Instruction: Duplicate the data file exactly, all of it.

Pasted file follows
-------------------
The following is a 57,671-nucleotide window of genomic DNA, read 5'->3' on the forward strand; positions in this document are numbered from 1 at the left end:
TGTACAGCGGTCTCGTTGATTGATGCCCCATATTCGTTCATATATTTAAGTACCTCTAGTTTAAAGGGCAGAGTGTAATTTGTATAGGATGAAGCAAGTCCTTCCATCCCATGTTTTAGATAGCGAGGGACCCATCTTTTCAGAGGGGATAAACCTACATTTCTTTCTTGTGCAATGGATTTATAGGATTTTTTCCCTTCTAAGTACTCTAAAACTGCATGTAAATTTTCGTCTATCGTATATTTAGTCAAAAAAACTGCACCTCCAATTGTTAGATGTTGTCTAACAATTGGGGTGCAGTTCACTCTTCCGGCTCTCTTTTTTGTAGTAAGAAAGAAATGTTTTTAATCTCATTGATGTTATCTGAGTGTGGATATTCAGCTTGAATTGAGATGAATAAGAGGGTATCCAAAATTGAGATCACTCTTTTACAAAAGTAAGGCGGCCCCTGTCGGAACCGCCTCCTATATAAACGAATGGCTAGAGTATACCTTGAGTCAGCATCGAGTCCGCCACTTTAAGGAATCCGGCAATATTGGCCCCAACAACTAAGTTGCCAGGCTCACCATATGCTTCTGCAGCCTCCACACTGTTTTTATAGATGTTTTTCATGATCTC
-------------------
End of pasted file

The following is a 57,671-nucleotide window of genomic DNA, read 5'->3' on the forward strand; positions in this document are numbered from 1 at the left end:
TGTACAGCGGTCTCGTTGATTGATGCCCCATATTCGTTCATATATTTAAGTACCTCTAGTTTAAAGGGCAGAGTGTAATTTGTATAGGATGAAGCAAGTCCTTCCATCCCATGTTTTAGATAGCGAGGGACCCATCTTTTCAGAGGGGATAAACCTACATTTCTTTCTTGTGCAATGGATTTATAGGATTTTTTCCCTTCTAAGTACTCTAAAACTGCATGTAAATTTTCGTCTATCGTATATTTAGTCAAAAAAACTGCACCTCCAATTGTTAGATGTTGTCTAACAATTGGGGTGCAGTTCACTCTTCCGGCTCTCTTTTTTGTAGTAAGAAAGAAATGTTTTTAATCTCATTGATGTTATCTGAGTGTGGATATTCAGCTTGAATTGAGATGAATAAGAGGGTATCCAAAATTGAGATCACTCTTTTACAAAAGTAAGGCGGCCCCTGTCGGAACCGCCTCCTATATAAACGAATGGCTAGAGTATACCTTGAGTCAGCATCGAGTCCGCCACTTTAAGGAATCCGGCAATATTGGCCCCAACAACTAAGTTGCCAGGCTCACCATATGCTTCTGCAGCCTCCACACTGTTTTTATAGATGTTTTTCATGATCTC